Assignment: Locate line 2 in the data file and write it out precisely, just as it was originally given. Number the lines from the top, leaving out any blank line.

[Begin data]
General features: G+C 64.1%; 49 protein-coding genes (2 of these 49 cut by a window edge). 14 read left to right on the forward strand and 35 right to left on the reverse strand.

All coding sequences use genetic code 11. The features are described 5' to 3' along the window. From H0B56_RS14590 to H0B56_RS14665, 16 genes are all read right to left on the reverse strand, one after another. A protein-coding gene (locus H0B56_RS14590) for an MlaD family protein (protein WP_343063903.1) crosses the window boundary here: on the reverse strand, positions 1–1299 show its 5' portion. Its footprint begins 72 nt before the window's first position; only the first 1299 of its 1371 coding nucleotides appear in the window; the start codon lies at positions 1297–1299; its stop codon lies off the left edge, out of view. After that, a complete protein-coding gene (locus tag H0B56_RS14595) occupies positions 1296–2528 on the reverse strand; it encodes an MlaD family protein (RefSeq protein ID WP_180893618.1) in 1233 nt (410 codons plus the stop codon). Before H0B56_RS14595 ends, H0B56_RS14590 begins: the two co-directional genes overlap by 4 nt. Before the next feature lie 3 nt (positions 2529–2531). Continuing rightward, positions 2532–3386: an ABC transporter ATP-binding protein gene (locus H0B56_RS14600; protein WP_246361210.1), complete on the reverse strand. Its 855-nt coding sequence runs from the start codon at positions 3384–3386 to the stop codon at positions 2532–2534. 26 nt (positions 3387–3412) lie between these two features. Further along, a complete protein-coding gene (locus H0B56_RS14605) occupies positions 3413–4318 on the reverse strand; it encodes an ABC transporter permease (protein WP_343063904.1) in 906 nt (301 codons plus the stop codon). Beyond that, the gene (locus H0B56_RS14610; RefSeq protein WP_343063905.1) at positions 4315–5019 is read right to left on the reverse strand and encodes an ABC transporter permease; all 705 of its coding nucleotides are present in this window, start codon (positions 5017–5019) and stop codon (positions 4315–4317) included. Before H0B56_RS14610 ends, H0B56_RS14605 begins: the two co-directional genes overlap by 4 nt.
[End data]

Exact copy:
All coding sequences use genetic code 11. The features are described 5' to 3' along the window. From H0B56_RS14590 to H0B56_RS14665, 16 genes are all read right to left on the reverse strand, one after another. A protein-coding gene (locus H0B56_RS14590) for an MlaD family protein (protein WP_343063903.1) crosses the window boundary here: on the reverse strand, positions 1–1299 show its 5' portion. Its footprint begins 72 nt before the window's first position; only the first 1299 of its 1371 coding nucleotides appear in the window; the start codon lies at positions 1297–1299; its stop codon lies off the left edge, out of view. After that, a complete protein-coding gene (locus tag H0B56_RS14595) occupies positions 1296–2528 on the reverse strand; it encodes an MlaD family protein (RefSeq protein ID WP_180893618.1) in 1233 nt (410 codons plus the stop codon). Before H0B56_RS14595 ends, H0B56_RS14590 begins: the two co-directional genes overlap by 4 nt. Before the next feature lie 3 nt (positions 2529–2531). Continuing rightward, positions 2532–3386: an ABC transporter ATP-binding protein gene (locus H0B56_RS14600; protein WP_246361210.1), complete on the reverse strand. Its 855-nt coding sequence runs from the start codon at positions 3384–3386 to the stop codon at positions 2532–2534. 26 nt (positions 3387–3412) lie between these two features. Further along, a complete protein-coding gene (locus H0B56_RS14605) occupies positions 3413–4318 on the reverse strand; it encodes an ABC transporter permease (protein WP_343063904.1) in 906 nt (301 codons plus the stop codon). Beyond that, the gene (locus H0B56_RS14610; RefSeq protein WP_343063905.1) at positions 4315–5019 is read right to left on the reverse strand and encodes an ABC transporter permease; all 705 of its coding nucleotides are present in this window, start codon (positions 5017–5019) and stop codon (positions 4315–4317) included. Before H0B56_RS14610 ends, H0B56_RS14605 begins: the two co-directional genes overlap by 4 nt.